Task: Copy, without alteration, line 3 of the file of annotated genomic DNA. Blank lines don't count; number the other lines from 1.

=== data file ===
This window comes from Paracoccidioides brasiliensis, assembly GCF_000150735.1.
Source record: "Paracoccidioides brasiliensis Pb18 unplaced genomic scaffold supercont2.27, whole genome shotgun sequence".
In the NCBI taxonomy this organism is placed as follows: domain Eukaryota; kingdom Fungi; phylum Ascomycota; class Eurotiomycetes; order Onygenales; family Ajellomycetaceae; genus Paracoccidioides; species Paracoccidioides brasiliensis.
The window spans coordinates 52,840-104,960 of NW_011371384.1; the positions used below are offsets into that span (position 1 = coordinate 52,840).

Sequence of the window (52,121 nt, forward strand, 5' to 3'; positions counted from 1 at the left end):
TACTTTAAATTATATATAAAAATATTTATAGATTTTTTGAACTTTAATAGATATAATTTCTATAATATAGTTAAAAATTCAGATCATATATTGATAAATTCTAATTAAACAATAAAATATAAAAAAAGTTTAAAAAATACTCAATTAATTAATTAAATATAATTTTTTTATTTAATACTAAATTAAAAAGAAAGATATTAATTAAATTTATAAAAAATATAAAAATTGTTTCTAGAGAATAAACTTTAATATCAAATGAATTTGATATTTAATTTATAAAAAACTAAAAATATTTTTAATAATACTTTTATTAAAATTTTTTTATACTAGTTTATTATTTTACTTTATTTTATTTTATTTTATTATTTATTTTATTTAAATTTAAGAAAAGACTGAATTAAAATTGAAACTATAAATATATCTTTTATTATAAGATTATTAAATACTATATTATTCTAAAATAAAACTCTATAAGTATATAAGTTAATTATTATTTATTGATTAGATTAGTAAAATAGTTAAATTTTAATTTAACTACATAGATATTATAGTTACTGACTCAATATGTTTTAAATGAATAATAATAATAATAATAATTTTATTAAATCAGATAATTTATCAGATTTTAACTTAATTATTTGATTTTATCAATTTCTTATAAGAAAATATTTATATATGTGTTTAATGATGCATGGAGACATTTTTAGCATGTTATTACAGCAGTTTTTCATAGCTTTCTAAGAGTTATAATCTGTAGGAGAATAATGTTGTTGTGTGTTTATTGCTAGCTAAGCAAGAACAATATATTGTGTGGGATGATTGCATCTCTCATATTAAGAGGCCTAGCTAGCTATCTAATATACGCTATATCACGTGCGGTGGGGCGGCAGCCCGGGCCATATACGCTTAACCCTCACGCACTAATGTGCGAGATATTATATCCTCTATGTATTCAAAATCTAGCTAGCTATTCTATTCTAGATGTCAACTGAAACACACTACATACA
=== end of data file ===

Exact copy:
In the NCBI taxonomy this organism is placed as follows: domain Eukaryota; kingdom Fungi; phylum Ascomycota; class Eurotiomycetes; order Onygenales; family Ajellomycetaceae; genus Paracoccidioides; species Paracoccidioides brasiliensis.